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PSNet: Patient Safety Network

Issues

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PSNet highlights the latest patient safety literature, news, and expert commentary, including Weekly Updates, WebM&M, and Perspectives on Safety. Current Issue highlights what's new this week in patient safety literature, news, conferences, reports, and more. Past Issues of the PSNet Weekly Update are available to browse. WebM&M presents current and past monthly issues of Cases & Commentaries and Perspectives on Safety.

Current Issue

Weekly Resource
Study
Newspaper/Magazine Article
Multi-use Website

Past Issues

Weekly Resource
Study
Newspaper/Magazine Article
Multi-use Website

Periodic Issue
Study
Review
Commentary
Book/Report
Measurement Tool/Indicator
Upcoming Meeting/Conference
Newspaper/Magazine Article

Periodic Issue
Study
Review
Commentary
Multi-use Website
Upcoming Meeting/Conference
Sentinel Event Alerts

Periodic Issue
Study
Review
Commentary
Book/Report

WebM&M

Web M&M Edition April 2021
WebM&M Cases
Two Cases of Retained Vaginal Packing: When Writing an Order is Not Enough
Spotlight Case
CE/MOC
Verna Gibbs, MD ,  

Two separate patients undergoing urogynecologic procedures were discharged from the hospital with vaginal packing unintentionally left in the vagina. Both cases are representative of the challenges of identifying and preventing retained orifice packing, the critical role of clear handoff communication, and the need for organizational cultures which encourage health care providers to communicate and collaborate with each other to optimize patient safety.

A Postpartum Woman with an Erroneous SARS-CoV-2 Test
Stephen A. Martin, MD, EdM, Gordon D. Schiff, MD, and Sanjat Kanjilal, MD, MPH ,  

A pregnant patient was admitted for scheduled Cesarean delivery, before being tested according to a universal inpatient screening protocol for SARS-CoV-2. During surgery, the patient developed a fever and required oxygen supplementation. Due to suspicion for COVID-19, a specimen obtained via nasopharyngeal swab was sent to a commercial laboratory for reverse transcriptase polymerase chain reaction (RT-PCR) testing. However, due to delays in receiving those results, another sample was tested two days later with a newly developed in-house test, and a third sample was sent to the state public health laboratory. The in-house test returned as positive for SARS-CoV-2. The patient was discharged in stable clinical condition but was advised to quarantine for 14 days. Two days after the patient’s discharge, the commercial and state lab tests were both reported as negative. A root-cause analysis subsequently determined that the positive test run on the in-house platform was due to cross-contamination from a neighboring positive sample. The commentary discusses the challenges associated with SARS-CoV-2 testing, the unprecedented burden faced by health systems, and downstream consequences of false positive tests.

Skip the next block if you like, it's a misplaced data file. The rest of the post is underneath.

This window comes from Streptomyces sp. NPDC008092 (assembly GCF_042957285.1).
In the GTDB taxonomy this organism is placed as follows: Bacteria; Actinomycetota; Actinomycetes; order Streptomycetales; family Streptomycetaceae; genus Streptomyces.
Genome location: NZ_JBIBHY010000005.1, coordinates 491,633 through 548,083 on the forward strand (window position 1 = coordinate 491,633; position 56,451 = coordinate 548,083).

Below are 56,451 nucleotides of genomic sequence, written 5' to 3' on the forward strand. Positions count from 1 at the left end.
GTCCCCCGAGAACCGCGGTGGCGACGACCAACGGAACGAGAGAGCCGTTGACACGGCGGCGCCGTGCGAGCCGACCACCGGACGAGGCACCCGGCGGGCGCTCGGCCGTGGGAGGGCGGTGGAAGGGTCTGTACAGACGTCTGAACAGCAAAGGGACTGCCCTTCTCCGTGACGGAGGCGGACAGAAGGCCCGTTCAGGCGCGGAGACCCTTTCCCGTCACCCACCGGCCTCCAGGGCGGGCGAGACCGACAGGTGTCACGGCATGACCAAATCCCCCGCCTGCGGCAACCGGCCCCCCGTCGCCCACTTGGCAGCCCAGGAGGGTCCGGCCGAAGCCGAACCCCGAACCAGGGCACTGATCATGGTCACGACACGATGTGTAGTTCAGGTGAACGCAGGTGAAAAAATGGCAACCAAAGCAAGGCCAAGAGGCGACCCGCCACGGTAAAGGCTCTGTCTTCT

A Sweet Case of Hidden Hydrogen Ions
Deborah Plante, MD, and Andrea Gonzalez Falero, MD,  

A 24-year-old woman with type 1 diabetes presented to the emergency department with worsening abdominal pain, nausea, and vomiting. Her last dose of insulin was one day prior to presentation. She stopped taking insulin because she was not tolerating any oral intake. The admitting team managed her diabetes with subcutaneous insulin but thought the patient did not meet criteria for diabetic ketoacidosis (DKA), but after three inpatient days with persistent hyperglycemia, blurred vision, and altered mental status, a consulting endocrinologist diagnosed DKA. The patient was transferred to the intensive care unit (ICU) and an insulin drip was started, after which the patient’s metabolic derangements normalized and her symptoms resolved. The commentary discusses the importance of educating patients and providers on risk factors for DKA and symptoms in type 1 diabetics, the use of a stepwise approach to diagnosing acid-based disorders, clinical decision support tools to guide physiologic insulin replacement, and the role of closed-loop communication to decrease medical error.

Perspectives

Perspectives Edition April 2021
Interview
Interview
Jose Morfin Headshot

José A, Morfín, MD, FASN, is a health sciences clinical professor at the University of California Davis School of Medicine. In his professional role, he serves as the Medical Director for Satellite Health Care and as a member of the Medical Advisory Board for Nx Stage Medical. We discussed with him home dialysis and patient safety considerations.

Perspectives on Safety
Perspectives on Safety

This piece discusses how the program mitigates safety risks for in-home dialysis and the potential for in-home programs to greatly expand.